Book Review: Gone Too Far by Natalie D. Richards

Gone Too FarGone Too Far
Natalie D. Richards
Sourcebooks Fire, January 2015
ISBN 978-1-4022-8554-7
Trade Paperback

From the publisher—

Send me a name. Make someone pay.

Piper Woods can’t wait to graduate. To leave high school-and all the annoying cliques-behind. But when she finds a mysterious notebook filled with the sins of her fellow students, Piper’s suddenly drowning in their secrets.

And she’s not the only one watching…

An anonymous text invites Piper to choose: the cheater, the bully, the shoplifter. The popular kids with their dirty little secrets. And with one text, Piper can make them pay.

But the truth can be dangerous…

Piper is like the majority of kids trying to get through high school—keeping her head low, avoiding the top echelon of jocks and cheerleaders, keeping up with her studies so she can get the heck out of Dodge and make a life for herself—but even her walls can’t keep her completely distanced from what happens to Stella one day. Stella, one of the golden kids, falls prey to a vicious verbal attack and Piper is right beside her when it happens. Afterward, Piper walks away but she can’t help feeling drawn to Stella in her pain.

Piper should have paid attention to her own misgivings for the unthinkable happens and Piper can’t help thinking she could have done something. And what about the notebook she picked up that day, the one that seems to contain secrets her classmates wouldn’t want spread about? Whose notebook is it and what does it have to do with Stella’s humiliation? Piper is about to find out and, before long, her own guilt and anger pull her into a spiral of revenge and judgement, leading to betrayal of the worst kind.

Piper is a girl who represents all those kids who are on the fringe, not a part of the favored few, and I felt a really strong connection to her, as well as to her best friend, Manny. What surprised me most was how appealing I found some of that inner circle, how vulnerable they were despite their privileged lives. Nick is a good guy in flimsy disguise but Tate…ah, Tate. That’s a boy who learns the hard way what really matters.

Gone Too Far is the second book by Ms. Richards that I’ve read, following Six Months Later, and I loved this one just as much. This author has a sure touch when it comes to depicting teens and their world, a world we all go through but one which is not always remembered in quite the right way. She sees into these kids and finds their innermost beings, their hearts and souls, whether good, bad or indifferent. I hate that I have to wait for her next book but this was a fine way to end this year and Gone Too Far will be on my list of favorites for 2014.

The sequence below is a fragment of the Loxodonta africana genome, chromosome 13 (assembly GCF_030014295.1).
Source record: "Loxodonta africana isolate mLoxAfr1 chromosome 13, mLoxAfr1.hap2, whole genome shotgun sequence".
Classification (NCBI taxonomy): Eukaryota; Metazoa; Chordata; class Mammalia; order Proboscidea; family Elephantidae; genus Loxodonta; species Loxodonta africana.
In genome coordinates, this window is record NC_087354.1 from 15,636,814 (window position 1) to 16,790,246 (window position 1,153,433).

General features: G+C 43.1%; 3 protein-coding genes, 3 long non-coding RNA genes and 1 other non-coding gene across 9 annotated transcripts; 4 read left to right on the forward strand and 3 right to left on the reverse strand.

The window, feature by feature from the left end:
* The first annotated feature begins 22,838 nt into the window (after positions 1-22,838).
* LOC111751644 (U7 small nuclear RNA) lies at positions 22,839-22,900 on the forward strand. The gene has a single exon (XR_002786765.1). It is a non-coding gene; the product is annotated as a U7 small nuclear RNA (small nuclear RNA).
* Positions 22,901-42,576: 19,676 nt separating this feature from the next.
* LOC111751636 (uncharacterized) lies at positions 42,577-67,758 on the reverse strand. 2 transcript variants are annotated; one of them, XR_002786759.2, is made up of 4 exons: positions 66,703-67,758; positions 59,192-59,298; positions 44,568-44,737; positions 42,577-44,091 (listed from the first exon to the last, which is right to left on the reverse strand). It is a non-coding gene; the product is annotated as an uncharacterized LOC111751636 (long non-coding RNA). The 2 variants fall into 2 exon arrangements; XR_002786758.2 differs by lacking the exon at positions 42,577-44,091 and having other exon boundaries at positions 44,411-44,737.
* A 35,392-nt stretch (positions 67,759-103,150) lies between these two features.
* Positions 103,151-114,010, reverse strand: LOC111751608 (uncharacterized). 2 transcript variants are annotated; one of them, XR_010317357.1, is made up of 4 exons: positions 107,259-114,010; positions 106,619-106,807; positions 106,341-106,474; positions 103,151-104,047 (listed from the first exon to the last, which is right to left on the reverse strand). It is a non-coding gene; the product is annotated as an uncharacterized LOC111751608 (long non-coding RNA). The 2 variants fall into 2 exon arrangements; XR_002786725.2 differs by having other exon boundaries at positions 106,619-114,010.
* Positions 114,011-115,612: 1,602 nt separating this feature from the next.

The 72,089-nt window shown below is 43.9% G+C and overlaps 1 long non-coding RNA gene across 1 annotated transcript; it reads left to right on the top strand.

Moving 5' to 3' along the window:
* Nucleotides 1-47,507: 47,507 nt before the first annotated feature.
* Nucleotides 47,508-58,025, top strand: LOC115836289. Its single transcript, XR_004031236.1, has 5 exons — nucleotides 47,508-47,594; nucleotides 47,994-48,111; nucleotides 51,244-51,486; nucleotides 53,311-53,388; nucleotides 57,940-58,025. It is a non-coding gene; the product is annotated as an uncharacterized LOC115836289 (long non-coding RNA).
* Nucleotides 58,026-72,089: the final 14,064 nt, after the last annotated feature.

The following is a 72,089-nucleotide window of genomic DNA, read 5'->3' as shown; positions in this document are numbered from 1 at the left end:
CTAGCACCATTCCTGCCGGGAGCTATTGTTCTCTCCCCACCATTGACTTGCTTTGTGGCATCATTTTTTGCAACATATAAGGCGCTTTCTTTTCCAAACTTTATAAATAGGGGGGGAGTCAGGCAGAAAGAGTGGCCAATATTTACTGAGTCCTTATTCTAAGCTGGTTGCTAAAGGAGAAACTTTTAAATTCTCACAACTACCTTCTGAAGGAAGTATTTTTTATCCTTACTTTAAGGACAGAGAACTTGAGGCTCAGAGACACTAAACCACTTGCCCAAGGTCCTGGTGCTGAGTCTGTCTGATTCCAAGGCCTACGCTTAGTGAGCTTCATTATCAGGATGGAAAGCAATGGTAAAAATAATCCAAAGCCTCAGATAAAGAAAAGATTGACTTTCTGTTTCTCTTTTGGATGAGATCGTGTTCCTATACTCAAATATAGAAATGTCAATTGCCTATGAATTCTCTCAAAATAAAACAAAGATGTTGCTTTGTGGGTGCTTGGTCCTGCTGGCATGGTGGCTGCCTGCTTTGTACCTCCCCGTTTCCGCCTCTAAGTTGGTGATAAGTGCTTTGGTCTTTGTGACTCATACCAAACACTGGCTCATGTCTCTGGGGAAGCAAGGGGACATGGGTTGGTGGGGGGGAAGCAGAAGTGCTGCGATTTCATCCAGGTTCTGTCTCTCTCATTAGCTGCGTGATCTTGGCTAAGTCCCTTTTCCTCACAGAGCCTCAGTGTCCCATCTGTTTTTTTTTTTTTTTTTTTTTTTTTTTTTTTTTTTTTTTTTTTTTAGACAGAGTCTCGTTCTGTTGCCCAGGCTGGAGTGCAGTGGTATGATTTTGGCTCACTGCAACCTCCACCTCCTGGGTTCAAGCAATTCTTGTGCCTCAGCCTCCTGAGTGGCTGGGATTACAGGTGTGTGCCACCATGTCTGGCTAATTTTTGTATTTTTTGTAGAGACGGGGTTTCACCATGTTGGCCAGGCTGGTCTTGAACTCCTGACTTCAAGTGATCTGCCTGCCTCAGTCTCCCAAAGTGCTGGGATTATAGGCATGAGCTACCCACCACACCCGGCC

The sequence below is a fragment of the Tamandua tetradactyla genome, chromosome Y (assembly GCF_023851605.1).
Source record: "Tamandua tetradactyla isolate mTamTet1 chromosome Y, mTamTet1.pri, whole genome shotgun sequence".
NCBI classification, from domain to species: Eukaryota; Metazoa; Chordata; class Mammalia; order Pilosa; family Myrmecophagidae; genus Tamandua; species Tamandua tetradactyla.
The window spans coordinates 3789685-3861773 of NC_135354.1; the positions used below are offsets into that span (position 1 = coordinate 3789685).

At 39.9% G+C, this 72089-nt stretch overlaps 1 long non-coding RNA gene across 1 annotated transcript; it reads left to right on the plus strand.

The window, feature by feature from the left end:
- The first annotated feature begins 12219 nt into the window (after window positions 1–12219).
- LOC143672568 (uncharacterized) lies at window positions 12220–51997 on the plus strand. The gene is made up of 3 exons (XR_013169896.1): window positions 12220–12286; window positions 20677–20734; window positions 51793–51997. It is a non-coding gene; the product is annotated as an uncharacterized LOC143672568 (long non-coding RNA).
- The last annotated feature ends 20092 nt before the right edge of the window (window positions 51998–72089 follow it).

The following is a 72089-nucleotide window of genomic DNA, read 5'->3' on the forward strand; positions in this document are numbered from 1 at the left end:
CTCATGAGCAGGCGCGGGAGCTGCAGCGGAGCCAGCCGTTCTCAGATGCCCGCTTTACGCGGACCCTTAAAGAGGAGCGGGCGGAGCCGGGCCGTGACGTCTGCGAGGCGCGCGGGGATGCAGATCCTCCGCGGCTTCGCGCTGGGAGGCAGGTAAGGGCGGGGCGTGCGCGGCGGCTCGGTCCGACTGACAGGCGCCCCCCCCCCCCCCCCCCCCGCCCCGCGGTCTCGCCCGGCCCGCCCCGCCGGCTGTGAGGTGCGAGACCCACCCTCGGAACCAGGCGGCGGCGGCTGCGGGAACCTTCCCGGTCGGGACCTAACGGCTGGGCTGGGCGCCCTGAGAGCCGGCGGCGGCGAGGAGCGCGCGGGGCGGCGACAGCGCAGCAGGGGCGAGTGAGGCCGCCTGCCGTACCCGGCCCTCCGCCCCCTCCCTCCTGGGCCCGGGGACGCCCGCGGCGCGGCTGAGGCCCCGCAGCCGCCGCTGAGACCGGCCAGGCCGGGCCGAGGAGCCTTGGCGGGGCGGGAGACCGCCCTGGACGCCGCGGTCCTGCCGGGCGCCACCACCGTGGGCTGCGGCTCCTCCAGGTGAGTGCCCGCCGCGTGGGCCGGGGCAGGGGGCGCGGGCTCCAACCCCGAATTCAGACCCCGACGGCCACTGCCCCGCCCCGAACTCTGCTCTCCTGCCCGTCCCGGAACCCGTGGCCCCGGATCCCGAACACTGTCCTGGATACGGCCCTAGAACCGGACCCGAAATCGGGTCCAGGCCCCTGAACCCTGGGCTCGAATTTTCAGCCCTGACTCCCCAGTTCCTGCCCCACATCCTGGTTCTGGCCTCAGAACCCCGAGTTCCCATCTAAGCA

Reviewed by Lelia Taylor, December 2014.

An Excerpt from Gone Too Far

I unzip my bag, rifling through stuff that’s worthless right now: proof sheets from the homecoming dance, my history textbook— might be useful if I hadn’t already taken that test—an extra lens cap. My fingers close around a slim, spiral-bound spine. That notebook I found.

I pull it out. Maybe, by some stroke of cosmic luck, it’s someone else’s AP chemistry notes. Fat chance, but I’m desperate.

I open the book and frown at the three large words handwritten on the inside of the cover.

Malum Non Vide

Great. Latin notes. I think it’s Latin, anyway. Regardless, it’s useless to me.

I sigh, running a finger down the cardboard pocket insert that protects the first page. Funny. I’ve never seen anyone use these stupid things, but I can feel a thick lump in this one. I pull back the cardboard far enough to see what’s inside—pictures. A whole stack of them. A photographer not checking out a stack of prints is about as likely as a cat resisting an open can of tuna. It’s not exactly snooping, more like creative curiosity.

I slide a couple of photos out by the edges. Poor quality black and white snapshots taken around the school from what I can tell. I straighten the top photo to get a better look. It’s Isaac Cooper…but it’s wrong.

Isaac’s eyes are empty. White sockets glare out at me, windows to a place where Isaac’s soul used to be.

I feather my thumb over the face, feeling the jagged scrapes and tears in the photo. The eyes weren’t just colored over—they were gouged out. And someone took their time about it, picking out bits of iris and pupil, leaving nothing but a pale oval framed by his eyelids.

A chill ghosts up my spine, nesting in the hair at the nape of my neck.

Who would do this? I try to picture it; someone hunched over with a needle, scratching away. The image sends my stomach into free fall.

I flip to the next picture. Anna Price. Her eyes are gone too. I keep flipping—Kristen, Ming, that guy who always seems to be dating one of the cheerleaders. Three more pictures. Six more gaping holes where eyes should be. My heart beats faster, pushing ice into my veins.

I put the pictures back with shaking hands.

What the hell kind of book is this?

Come back on Friday to enjoy my
interview with Natalie D. Richards.

Books ‘n More Books—and a Giveaway!

Kathleen Delaney with Books 2Kathleen Delaney, author of Murder Half-Baked and other books, retired from real estate to pursue writing full time. She’s here today with her thoughts on some of the books she’s read and enjoyed in 2014.

Murder by Syllabub, fifth in the Ellen McKenzie series, is available in bookstores now. PureBred Dead, the first in a new series, will be out in the spring of 2015.